We get a few German lawyers every year in our LL.M program for foreign lawyers which enables them to take the N.Y. Bar exam. They're not, I'm sure, a reflection of most Germans but they are invariably informal. And unlike some young American law students who balk at my invitation of address me as "Ralph," the Germans (and the Ruskies) have no difficulty with that. My Asian lawyer students simply won't do that.
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Post by jbuck919 » Sat Aug 20, 2005 12:10 pm

Ralph wrote:I definitely remember reading long ago that in the Bundeswehr, successor to the Wehrmacht, using "Herr" before an officer's rank was verboten. That amused me because I have a fascinating CD of a U.S. propaganda broadcast to German troops featuring Glenn Miller and his orchestra where the bilingual hostess addresses him as "Herr Major" throughout the show.

We get a few German lawyers every year in our LL.M program for foreign lawyers which enables them to take the N.Y. Bar exam. They're not, I'm sure, a reflection of most Germans but they are invariably informal. And unlike some young American law students who balk at my invitation of address me as "Ralph," the Germans (and the Ruskies) have no difficulty with that. My Asian lawyer students simply won't do that.
They call you that because it must be a relief to them for once in their lives to be freed from the nearly impossible ambiguities of address in their own country. It is my understanding that the the situation is even worse in Russian, where they have had to deal with the inappropriateness of "comrade" while the older forms of "Gospod" and "Gospodin" sound about the same way "Lord" and "Lady" would sound in English.

Ralph, in all honesty, I would have to wonder how appropriate it is for you to insist on your students using your given name. The Asians are brought up with a standard of politeness that does and should make them feel uncomfortable with that. Way back in the 70s no less an illuminary than Milton Babbitt wanted his students to call him "Milton," no matter how inappropriate that seemed to any of us. Formality is an honor belonging to the addresser as well as the addressee.

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Post by Corlyss_D » Sat Aug 20, 2005 12:30 pm

Ralph wrote:He was fired? Never knew that.
He got crosswise of Rep. Wayne Hays for something. I don't know what exactly.
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Post by Ralph » Sat Aug 20, 2005 12:37 pm

jbuck919 wrote:
Ralph wrote:I definitely remember reading long ago that in the Bundeswehr, successor to the Wehrmacht, using "Herr" before an officer's rank was verboten. That amused me because I have a fascinating CD of a U.S. propaganda broadcast to German troops featuring Glenn Miller and his orchestra where the bilingual hostess addresses him as "Herr Major" throughout the show.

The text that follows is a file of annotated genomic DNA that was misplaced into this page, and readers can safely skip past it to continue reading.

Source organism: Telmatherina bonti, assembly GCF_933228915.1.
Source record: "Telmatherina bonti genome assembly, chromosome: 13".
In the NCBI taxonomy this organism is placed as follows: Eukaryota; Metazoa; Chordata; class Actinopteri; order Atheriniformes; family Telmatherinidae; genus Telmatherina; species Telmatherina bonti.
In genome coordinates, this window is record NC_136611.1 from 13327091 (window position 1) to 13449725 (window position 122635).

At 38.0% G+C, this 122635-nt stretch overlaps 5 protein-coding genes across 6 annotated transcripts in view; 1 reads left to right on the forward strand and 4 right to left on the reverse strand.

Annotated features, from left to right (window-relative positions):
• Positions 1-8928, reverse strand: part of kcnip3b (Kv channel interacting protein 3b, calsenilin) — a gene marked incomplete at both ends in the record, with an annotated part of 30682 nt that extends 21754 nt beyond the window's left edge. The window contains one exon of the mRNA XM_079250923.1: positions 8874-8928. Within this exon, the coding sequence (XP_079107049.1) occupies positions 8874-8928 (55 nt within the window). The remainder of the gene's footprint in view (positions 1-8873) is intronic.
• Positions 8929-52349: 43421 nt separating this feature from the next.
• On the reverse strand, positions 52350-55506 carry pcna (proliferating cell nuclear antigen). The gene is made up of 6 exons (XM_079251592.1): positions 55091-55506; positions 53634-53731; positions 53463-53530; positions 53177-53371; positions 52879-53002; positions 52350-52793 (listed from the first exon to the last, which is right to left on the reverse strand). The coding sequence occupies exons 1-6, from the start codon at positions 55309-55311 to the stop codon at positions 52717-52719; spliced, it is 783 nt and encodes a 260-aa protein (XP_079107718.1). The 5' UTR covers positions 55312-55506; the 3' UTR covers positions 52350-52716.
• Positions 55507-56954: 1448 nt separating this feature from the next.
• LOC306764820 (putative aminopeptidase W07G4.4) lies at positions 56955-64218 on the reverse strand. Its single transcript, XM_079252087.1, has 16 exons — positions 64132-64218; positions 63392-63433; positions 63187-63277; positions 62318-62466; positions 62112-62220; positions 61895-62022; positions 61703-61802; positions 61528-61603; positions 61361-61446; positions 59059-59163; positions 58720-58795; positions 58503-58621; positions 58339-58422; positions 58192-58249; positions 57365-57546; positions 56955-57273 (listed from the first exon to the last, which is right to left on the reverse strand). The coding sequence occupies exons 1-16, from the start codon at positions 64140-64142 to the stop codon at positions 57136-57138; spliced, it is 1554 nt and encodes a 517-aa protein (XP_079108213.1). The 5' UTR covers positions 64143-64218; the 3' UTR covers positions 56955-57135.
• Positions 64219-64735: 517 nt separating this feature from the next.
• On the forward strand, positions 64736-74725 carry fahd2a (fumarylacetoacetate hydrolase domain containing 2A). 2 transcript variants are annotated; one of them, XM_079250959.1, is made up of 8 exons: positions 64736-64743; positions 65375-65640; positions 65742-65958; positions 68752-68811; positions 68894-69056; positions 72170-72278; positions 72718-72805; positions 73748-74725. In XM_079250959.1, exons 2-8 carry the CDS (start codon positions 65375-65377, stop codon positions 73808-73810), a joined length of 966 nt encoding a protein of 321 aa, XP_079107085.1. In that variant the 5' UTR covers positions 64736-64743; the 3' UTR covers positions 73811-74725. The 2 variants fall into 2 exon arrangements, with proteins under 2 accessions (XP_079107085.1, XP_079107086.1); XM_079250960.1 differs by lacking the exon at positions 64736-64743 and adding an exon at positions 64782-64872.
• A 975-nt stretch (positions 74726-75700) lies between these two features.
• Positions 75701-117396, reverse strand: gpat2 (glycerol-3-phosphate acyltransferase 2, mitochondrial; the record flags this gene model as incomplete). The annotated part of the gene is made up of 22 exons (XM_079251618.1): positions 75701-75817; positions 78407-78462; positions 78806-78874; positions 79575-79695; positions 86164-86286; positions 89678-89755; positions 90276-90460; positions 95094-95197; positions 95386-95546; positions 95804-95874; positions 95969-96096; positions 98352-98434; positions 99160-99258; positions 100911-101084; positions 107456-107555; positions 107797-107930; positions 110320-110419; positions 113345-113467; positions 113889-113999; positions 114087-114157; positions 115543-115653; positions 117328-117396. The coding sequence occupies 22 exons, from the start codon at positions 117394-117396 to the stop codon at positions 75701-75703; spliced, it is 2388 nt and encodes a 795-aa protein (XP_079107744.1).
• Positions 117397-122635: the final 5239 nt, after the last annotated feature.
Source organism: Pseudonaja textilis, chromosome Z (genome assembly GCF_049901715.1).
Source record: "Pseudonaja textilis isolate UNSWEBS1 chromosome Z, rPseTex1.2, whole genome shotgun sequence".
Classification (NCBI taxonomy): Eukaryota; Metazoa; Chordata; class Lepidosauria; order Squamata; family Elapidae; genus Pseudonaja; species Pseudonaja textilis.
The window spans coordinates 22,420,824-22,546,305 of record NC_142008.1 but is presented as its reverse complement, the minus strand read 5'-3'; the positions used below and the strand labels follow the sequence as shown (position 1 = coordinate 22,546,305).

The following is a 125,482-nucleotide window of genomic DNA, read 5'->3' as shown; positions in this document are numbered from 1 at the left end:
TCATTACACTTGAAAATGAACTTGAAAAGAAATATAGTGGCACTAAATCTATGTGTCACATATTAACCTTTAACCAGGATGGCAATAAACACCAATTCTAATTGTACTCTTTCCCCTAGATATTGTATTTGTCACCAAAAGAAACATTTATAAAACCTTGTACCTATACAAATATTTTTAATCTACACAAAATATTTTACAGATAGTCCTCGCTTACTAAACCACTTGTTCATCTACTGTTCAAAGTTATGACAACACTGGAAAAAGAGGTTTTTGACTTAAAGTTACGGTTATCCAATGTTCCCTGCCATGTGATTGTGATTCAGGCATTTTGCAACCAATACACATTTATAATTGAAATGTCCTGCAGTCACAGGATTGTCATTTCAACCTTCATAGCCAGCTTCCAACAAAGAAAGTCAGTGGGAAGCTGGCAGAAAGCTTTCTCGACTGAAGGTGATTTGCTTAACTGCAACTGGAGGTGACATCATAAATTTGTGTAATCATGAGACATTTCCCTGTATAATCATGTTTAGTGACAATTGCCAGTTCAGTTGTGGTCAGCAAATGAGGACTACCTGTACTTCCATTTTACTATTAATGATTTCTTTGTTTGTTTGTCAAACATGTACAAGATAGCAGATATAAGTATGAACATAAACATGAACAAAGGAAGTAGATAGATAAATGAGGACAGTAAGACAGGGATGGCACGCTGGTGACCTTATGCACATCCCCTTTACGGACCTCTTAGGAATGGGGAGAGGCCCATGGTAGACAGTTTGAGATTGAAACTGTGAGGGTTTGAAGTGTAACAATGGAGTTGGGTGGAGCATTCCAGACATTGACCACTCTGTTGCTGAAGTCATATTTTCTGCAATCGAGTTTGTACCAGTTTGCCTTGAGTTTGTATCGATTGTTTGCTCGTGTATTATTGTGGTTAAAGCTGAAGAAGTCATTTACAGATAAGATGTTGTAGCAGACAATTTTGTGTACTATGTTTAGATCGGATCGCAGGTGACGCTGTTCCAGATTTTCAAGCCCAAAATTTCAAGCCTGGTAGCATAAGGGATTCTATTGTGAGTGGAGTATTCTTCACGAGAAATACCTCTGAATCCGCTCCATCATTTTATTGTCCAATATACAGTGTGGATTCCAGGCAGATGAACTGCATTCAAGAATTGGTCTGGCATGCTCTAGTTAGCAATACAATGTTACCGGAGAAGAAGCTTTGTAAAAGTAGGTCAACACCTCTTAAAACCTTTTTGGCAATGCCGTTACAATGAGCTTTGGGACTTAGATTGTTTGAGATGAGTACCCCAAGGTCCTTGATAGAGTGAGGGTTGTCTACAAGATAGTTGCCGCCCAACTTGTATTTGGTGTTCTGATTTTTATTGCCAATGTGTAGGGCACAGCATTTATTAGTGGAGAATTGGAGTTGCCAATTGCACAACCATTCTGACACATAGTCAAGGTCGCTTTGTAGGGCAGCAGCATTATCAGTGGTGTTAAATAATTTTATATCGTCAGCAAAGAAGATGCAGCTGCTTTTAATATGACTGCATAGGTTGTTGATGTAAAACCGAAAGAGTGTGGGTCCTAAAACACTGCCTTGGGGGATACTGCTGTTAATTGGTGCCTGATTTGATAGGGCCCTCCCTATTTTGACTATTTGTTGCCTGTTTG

We get a few German lawyers every year in our LL.M program for foreign lawyers which enables them to take the N.Y. Bar exam. They're not, I'm sure, a reflection of most Germans but they are invariably informal. And unlike some young American law students who balk at my invitation of address me as "Ralph," the Germans (and the Ruskies) have no difficulty with that. My Asian lawyer students simply won't do that.
They call you that because it must be a relief to them for once in their lives to be freed from the nearly impossible ambiguities of address in their own country. It is my understanding that the the situation is even worse in Russian, where they have had to deal with the inappropriateness of "comrade" while the older forms of "Gospod" and "Gospodin" sound about the same way "Lord" and "Lady" would sound in English.

Ralph, in all honesty, I would have to wonder how appropriate it is for you to insist on your students using your given name. The Asians are brought up with a standard of politeness that does and should make them feel uncomfortable with that. Way back in the 70s no less an illuminary than Milton Babbitt wanted his students to call him "Milton," no matter how inappropriate that seemed to any of us. Formality is an honor belonging to the addresser as well as the addressee.
*****

Of course I don't "insist" on being called by my first name. But the interesting thing is that in virtually no law firm, including the big Wall Street and Park Avenue firms, is any partner addressed by any lawyer or even summer associate other than by first name. There are probably a few exceptions for mega-stars but I doubt it's common.

In clinical legal education professors do expect to be called by first name and that includes all of my colleagues including Robert F. Kennedy, Jr., who is "Bobby" to one and all.

So calling traditional classroom faculty "professor" is really a reflection of an historic dividing line that does little to foster a collegial relationship which for me is central to my role.
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Post by jbuck919 » Sat Aug 20, 2005 12:46 pm

Well, as I pointed out, I automatically address my grad school professors by their given name in the continuing ed context (I still called Allen Forte "Mr. Forte). I do it for precisely the reason you indicated, to establish collegiality, but very often I am their teacher in that matter.